The case that broke in the news in early July 1998
when over a period of three days, four young female bodies were found at
a forest reserve on the skirts of São Paulo became a free-for-all after
Brazil's leading news magazine, scooped the competition
giving its cover to a close up of the suspect dubbed the "park maniac"
with the quote: "It was I." It is hard to separate what it was sincere
indignation from jealousy from being beaten at the news race. But the
rest of the media were fast in condemning Veja for lack of
scruples in obtaining privileged lawyer client information and then
splashing it over its cover. To obtain the information the magazine
infiltrated a woman reporter who presented herself as a law intern.
Given the opportunity, however, it is probable that anyone of the
accusers would have done the same, some experts pondered.
The police story introduced a new word to the
Brazilian-Portuguese language: 'motoboy.' The word 'boy' is used in
Brazil to designate an office worker, often a young one, in charge of
doing errands and small office tasks like serving coffee. The suspect in
the case, Francisco de Assis Pereira, 31, is a motorcycle courier who
confessed to raping and killing nine women.
He was arrested near the Brazil-Uruguay border, when
a fisherman with whom he was staying denounced him after having seen his
picture on TV. Pereira had left the country for a short stay in
Argentina and passed several police barriers without being identified.
To arrive at the suspect police were helped in their investigation by a
partially burned ID card that was found in a clogged toilet where
Pereira worked. The document was from 18-year-old basketball player,
Selma Ferreira Queiroz, one of the murderer's victims.
The finding on July 4 of two female bodies at Parque
do Estado (State Park)—a 550-hectare forest park on São Paulo's southern
border—was the first hint that there was a serial killer on the loose.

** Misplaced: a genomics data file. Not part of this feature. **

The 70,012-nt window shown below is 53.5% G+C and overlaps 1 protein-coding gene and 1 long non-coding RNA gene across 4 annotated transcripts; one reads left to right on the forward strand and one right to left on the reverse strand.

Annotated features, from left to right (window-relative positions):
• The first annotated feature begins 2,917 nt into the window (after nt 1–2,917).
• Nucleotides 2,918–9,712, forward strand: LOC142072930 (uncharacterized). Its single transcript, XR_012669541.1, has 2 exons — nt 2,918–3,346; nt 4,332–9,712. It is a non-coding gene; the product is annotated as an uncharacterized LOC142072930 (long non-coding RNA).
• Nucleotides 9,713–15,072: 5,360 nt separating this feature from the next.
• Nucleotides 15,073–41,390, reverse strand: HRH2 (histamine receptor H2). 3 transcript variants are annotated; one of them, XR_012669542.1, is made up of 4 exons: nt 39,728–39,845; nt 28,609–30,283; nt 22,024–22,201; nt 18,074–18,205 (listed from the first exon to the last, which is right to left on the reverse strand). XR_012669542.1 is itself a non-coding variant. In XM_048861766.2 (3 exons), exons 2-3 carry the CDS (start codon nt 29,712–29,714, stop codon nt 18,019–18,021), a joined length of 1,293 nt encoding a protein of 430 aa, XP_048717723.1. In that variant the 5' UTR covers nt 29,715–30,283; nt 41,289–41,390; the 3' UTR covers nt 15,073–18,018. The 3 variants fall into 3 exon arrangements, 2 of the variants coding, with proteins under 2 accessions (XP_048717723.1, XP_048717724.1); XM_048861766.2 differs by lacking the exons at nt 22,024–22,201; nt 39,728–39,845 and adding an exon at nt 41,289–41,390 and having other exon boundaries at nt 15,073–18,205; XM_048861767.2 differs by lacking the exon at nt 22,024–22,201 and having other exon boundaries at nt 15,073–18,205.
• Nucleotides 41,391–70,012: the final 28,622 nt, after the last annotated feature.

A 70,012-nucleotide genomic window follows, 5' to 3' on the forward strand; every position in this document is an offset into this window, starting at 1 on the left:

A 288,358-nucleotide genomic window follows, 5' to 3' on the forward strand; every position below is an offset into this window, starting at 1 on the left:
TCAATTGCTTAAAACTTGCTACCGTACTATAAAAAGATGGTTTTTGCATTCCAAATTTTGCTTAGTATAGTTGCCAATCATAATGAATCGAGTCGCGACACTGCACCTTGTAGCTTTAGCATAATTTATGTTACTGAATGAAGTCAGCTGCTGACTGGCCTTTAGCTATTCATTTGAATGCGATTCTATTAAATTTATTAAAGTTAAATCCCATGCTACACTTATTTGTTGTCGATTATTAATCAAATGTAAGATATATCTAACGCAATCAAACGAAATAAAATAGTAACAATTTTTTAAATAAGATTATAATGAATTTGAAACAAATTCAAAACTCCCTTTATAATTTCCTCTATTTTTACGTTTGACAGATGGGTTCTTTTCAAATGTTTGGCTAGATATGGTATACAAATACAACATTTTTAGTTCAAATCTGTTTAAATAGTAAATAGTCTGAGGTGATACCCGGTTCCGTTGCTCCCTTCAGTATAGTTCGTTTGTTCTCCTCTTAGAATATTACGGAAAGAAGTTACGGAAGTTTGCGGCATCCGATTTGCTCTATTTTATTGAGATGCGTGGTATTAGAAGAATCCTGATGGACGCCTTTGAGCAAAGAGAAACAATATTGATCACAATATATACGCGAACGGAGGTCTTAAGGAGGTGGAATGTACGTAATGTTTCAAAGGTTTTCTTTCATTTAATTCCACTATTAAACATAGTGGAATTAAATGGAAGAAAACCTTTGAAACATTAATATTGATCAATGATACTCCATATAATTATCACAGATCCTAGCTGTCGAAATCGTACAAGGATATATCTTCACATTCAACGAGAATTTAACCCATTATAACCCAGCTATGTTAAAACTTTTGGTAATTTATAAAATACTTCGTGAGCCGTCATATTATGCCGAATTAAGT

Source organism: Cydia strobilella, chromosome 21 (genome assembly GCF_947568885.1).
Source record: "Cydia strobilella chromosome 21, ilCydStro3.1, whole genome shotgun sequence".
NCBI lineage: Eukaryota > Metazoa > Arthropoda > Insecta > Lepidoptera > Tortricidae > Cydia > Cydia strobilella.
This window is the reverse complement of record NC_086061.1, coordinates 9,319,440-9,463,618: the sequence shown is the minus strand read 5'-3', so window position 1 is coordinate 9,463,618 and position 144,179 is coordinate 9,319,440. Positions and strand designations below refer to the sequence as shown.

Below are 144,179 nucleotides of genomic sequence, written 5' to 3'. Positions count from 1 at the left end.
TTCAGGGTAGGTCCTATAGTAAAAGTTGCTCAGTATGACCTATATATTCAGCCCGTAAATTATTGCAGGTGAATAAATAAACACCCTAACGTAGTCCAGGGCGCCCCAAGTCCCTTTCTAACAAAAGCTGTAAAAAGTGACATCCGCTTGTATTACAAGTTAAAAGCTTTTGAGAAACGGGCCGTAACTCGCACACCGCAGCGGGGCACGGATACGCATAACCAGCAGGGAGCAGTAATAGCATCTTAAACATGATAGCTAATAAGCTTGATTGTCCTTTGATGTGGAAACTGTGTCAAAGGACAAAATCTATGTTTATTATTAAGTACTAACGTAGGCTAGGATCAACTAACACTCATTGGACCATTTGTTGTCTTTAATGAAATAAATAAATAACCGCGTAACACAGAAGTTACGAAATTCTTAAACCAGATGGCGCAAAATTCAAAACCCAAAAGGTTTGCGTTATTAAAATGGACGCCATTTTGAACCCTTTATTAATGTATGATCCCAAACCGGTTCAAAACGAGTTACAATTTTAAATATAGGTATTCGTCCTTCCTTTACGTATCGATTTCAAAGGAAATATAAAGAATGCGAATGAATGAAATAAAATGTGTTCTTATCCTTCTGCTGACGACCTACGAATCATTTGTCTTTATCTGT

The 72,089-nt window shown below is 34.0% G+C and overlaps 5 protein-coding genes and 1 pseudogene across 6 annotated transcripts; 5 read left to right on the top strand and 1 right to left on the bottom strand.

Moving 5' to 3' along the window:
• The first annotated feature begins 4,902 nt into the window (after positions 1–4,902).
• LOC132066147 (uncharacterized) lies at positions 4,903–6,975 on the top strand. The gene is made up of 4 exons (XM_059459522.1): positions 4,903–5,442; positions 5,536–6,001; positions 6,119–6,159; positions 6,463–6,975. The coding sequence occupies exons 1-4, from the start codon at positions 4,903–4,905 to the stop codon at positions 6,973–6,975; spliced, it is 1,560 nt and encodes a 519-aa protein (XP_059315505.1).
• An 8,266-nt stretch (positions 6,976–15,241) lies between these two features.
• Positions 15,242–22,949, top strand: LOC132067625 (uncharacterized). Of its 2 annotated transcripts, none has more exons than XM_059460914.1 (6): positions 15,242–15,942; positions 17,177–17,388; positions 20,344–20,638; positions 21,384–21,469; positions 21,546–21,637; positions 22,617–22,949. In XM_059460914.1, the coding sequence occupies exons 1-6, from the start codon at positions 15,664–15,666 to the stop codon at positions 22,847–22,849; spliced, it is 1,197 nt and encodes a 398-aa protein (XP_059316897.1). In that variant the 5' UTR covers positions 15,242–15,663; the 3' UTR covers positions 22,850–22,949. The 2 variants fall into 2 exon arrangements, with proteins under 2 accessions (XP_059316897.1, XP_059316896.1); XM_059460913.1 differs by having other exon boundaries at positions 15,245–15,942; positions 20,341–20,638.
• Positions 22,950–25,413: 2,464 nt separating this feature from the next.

Two days later two other bodies were found on the vicinity of the first
ones. All four bodies were naked, lying face down, with their legs
On July 7 the police had identified one of the bodies,
that of Selma. On July 9, authorities added to the list of victims
another young lady whose body was found in January in the same area and
then another found in May. Before the end of the month the list would
grow to include eight dead girls.
By July 15 several ladies had told authorities about
their experience with the same man. They all had been approached by the
maniac with the story that he was a talent scout looking for models and
that he wanted to take their pictures.
After divulging drawings of the suspect based on the
recollection of witnesses, the police, thanks to an anonymous tip, were
able to get a picture of Pereira on July 17. The discovery of semen in
Selma's body on July 30 made the police believe that they were close to
getting serious evidence against the criminal. It was revealed a little
later though that the semen sample was mishandled and could not be used.
Luck and Lack
The São Paulo police revealed that they have no
laboratory to examine such samples and have to count on the good will of
college labs to do the work. Some police officers used the occasion to
complain that they didn't have enough vehicles to go out on patrol and
that they had sometimes to make a collection among themselves to buy
material for fingerprinting, for example.
On August 4 the suspect was
arrested in Itaqui, state of Rio Grande do Sul, after being denounced by
fisherman João Carlos Villaverde. During a press conference in São Paulo
on August 7 the police indicted Pereira as the murderer of Selma Queiroz.
Pereira denied being a murderer and launched a challenge to his accusers:
"You have to prove it!" The phrase became the headline of Jornal da
Tarde, sister publication of traditional O Estado de São Paulo.
That same night, talking to his lawyers and police
officers, the suspect confessed to having killed nine women. The Veja
cover story was based on transcripts from this candid talk. The self-confessed
murderer then took police to a still-undiscovered body as evidence that
he is saying the truth.
The press didn't omit the most clinical details often
identifying victims and witnesses with full names. Folha de São Paulo,
the leading paper in São Paulo, which had one of the less